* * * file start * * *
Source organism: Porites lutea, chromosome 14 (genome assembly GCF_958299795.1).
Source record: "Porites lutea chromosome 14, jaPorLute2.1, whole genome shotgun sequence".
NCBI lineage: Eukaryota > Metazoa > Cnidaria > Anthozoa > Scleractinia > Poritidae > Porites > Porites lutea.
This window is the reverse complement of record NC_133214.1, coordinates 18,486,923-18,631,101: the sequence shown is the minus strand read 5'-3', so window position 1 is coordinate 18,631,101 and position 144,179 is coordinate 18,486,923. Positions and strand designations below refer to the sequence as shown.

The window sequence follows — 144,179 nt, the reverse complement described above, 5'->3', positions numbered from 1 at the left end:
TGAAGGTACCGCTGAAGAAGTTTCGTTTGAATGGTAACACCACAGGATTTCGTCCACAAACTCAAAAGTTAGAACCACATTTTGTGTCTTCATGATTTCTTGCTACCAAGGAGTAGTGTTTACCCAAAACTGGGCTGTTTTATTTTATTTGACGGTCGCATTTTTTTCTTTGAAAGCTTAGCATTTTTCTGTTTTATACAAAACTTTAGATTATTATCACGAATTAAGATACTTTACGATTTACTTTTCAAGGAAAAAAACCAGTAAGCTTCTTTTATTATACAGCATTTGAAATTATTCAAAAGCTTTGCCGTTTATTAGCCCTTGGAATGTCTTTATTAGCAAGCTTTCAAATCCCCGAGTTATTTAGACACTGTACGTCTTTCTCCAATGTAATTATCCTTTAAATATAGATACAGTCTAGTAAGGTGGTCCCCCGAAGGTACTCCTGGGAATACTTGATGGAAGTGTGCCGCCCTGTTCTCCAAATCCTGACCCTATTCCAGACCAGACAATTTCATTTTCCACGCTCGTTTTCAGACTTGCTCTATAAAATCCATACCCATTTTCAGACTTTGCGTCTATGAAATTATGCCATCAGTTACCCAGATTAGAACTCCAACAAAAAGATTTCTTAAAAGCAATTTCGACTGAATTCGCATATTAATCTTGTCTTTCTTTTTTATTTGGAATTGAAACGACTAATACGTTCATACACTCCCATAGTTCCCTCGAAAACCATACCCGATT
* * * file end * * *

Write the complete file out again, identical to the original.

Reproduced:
Source organism: Porites lutea, chromosome 14 (genome assembly GCF_958299795.1).
Source record: "Porites lutea chromosome 14, jaPorLute2.1, whole genome shotgun sequence".
NCBI lineage: Eukaryota > Metazoa > Cnidaria > Anthozoa > Scleractinia > Poritidae > Porites > Porites lutea.
This window is the reverse complement of record NC_133214.1, coordinates 18,486,923-18,631,101: the sequence shown is the minus strand read 5'-3', so window position 1 is coordinate 18,631,101 and position 144,179 is coordinate 18,486,923. Positions and strand designations below refer to the sequence as shown.

The window sequence follows — 144,179 nt, the reverse complement described above, 5'->3', positions numbered from 1 at the left end:
TGAAGGTACCGCTGAAGAAGTTTCGTTTGAATGGTAACACCACAGGATTTCGTCCACAAACTCAAAAGTTAGAACCACATTTTGTGTCTTCATGATTTCTTGCTACCAAGGAGTAGTGTTTACCCAAAACTGGGCTGTTTTATTTTATTTGACGGTCGCATTTTTTTCTTTGAAAGCTTAGCATTTTTCTGTTTTATACAAAACTTTAGATTATTATCACGAATTAAGATACTTTACGATTTACTTTTCAAGGAAAAAAACCAGTAAGCTTCTTTTATTATACAGCATTTGAAATTATTCAAAAGCTTTGCCGTTTATTAGCCCTTGGAATGTCTTTATTAGCAAGCTTTCAAATCCCCGAGTTATTTAGACACTGTACGTCTTTCTCCAATGTAATTATCCTTTAAATATAGATACAGTCTAGTAAGGTGGTCCCCCGAAGGTACTCCTGGGAATACTTGATGGAAGTGTGCCGCCCTGTTCTCCAAATCCTGACCCTATTCCAGACCAGACAATTTCATTTTCCACGCTCGTTTTCAGACTTGCTCTATAAAATCCATACCCATTTTCAGACTTTGCGTCTATGAAATTATGCCATCAGTTACCCAGATTAGAACTCCAACAAAAAGATTTCTTAAAAGCAATTTCGACTGAATTCGCATATTAATCTTGTCTTTCTTTTTTATTTGGAATTGAAACGACTAATACGTTCATACACTCCCATAGTTCCCTCGAAAACCATACCCGATT